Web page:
Categories: Editorials

Free Óscar López Rivera

Oscar López

At the 2013 funeral of South African President Nelson Mandela, who had been imprisoned by the U.S.-backed apartheid regime in South Africa for 26 years previous to liberation, President Barack Obama said that “around the world today, men and women are still imprisoned for their political beliefs.”

He should look homeward. Puerto Rican freedom fighter Óscar López Rivera has now spent 34 years in a U.S. federal prison for the “crime” of struggling for the freedom of his homeland — Puerto Rico. In 1981, he was convicted of “seditious conspiracy” for his participation in the Armed Forces of National Liberation (FALN). That was for his political beliefs! There was no conviction for bombing or injuring anyone.

Yet despite strong pressure from the Puerto Rican government and political leadership, the AFL-CIO, Nobel laureates Desmund Tutu and Mairead Maguire, and many, many progressive organizations in the U.S. and around the world, Obama so far has refused to release him.

In 1999, over the protests of the FBI, the U.S. attorney’s office and Hillary Rodham Clinton, President Bill Clinton offered clemency to López Rivera and twelve other Puerto Rican nationalist prisoners. The twelve others accepted, but López Rivera turned the offer down. Clinton had demanded, however, that López Rivera serve ten more years of a fifteen-year sentence for a spurious “attempted escape” charge. López Rivera rejected Clinton’s offer, also not wanting to leave imprisoned other prisoners whom Clinton had excluded from his action.

Now, 16 years later, all the other nationalist prisoners are out of jail. But López Rivera still languishes in federal prison, the last “independentista” behind bars. He spent 12 of those 34 years in solitary confinement in some of the highest security prisons in the country.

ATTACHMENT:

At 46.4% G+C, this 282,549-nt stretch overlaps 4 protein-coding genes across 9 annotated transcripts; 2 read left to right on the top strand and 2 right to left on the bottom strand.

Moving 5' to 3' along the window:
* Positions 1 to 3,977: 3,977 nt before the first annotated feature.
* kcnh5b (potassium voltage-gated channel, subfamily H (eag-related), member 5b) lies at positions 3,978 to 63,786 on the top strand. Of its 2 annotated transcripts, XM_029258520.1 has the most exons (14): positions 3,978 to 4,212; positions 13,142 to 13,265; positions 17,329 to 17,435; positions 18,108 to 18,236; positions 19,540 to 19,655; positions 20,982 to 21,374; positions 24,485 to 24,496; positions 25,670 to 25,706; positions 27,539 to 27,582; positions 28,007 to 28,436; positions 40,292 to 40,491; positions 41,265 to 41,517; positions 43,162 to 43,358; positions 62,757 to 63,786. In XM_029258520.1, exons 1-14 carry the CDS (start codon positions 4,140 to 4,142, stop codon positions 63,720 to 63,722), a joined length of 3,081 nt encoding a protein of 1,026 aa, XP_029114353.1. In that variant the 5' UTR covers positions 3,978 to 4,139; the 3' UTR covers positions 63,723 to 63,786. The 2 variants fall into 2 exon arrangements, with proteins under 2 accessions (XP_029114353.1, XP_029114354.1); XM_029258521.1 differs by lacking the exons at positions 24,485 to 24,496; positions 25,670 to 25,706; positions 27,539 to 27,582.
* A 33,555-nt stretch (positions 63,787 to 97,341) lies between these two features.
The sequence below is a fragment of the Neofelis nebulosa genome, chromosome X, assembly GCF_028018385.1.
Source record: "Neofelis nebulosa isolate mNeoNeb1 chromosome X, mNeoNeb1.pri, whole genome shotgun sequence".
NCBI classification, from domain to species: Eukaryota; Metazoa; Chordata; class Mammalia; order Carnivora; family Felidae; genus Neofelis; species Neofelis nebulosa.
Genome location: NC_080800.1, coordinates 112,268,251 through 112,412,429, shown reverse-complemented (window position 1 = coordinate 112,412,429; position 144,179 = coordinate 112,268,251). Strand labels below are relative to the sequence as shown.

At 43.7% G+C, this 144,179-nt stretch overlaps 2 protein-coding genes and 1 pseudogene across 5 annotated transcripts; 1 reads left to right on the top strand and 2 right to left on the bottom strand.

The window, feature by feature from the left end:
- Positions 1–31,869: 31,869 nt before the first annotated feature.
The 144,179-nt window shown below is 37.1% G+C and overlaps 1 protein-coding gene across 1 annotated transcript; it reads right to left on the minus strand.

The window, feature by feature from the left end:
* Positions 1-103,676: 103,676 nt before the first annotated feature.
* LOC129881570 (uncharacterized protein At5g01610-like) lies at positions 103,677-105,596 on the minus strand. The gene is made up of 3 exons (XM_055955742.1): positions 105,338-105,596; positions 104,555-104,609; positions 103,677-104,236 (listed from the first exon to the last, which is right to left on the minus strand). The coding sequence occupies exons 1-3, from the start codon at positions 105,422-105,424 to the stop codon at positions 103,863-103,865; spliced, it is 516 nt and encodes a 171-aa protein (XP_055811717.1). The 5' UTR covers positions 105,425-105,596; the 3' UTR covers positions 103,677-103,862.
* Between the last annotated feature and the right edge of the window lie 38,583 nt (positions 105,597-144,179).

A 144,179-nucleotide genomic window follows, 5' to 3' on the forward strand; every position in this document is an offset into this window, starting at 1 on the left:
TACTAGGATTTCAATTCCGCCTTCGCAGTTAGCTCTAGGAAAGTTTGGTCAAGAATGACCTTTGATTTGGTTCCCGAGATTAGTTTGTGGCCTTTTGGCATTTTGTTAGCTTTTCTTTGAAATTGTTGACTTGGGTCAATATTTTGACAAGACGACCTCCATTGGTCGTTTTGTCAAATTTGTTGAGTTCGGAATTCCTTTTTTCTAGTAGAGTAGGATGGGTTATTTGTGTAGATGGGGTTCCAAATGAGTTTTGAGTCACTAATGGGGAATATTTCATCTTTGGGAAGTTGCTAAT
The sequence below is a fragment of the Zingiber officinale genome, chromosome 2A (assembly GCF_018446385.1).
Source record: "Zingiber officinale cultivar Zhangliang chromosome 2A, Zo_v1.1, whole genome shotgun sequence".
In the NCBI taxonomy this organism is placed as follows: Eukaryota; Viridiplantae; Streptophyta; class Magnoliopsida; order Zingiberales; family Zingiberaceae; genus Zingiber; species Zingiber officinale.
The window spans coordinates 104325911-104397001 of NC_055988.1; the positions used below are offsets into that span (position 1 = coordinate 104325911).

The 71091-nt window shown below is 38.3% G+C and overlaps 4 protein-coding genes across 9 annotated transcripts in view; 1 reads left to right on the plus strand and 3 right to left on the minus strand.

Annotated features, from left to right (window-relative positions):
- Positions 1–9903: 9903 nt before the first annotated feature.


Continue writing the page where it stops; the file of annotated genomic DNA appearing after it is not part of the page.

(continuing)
Puerto Rico has been under U.S. domination since Washington seized the Caribbean island in 1898. Before that it had been a colony of Spain. U.S. citizenship was forced on Puerto Ricans in 1917 — just in time for 20,000 Puerto Rican youths to be drafted into the U.S. military for World War 1.

In 1948, when López Rivera was five, the U.S.-controlled Puerto Rican legislature made it illegal to own a Puerto Rican flag, to sing a patriotic song, even to speak in favor of independence. That law was repealed in 1957.

At 14, López Rivera moved to Chicago. He fought in the Vietnam War, for which he was awarded a Bronze Star Medal. He then helped establish Illinois’ first Latino cultural center and organized to improve housing for Puerto Ricans in Chicago.

During the 1970s, López Rivera devoted himself to the FALN and the freedom struggle for Puerto Rico. In his defense against the charges brought against him, López Rivera argued that under international law he has the status of “prisoner of war.” International organizations have declared Puerto Rico to be a colony of the U.S. The United Nations General Assembly, within a resolution against international terrorism, excluded people seeking “the inalienable right to self-determination and independence of all people under colonial and racist regimes.” (, May 14)

The U.N. Special Committee on Decolonization approved a resolution in 2013 that called on the U.S. to “end the subjugation” of Puerto Rico and to release López Rivera.

On May 29, there will be a march to free López Rivera through 34 municipalities in Puerto Rico, ending with a huge rally at the Federal Courthouse at Hato Rey. There will be demonstrations and rallies in 34 cities across the U.S., as well as events throughout Latin America, Europe and Asia. In New York City, there will be “A Day For Óscar López Rivera, One Voice for Óscar,” a march and rally to demand the release of Puerto Rican activist and icon Óscar López Rivera.

Workers World urges its readers to support these demonstrations and meetings and join the call to free Óscar López Rivera.

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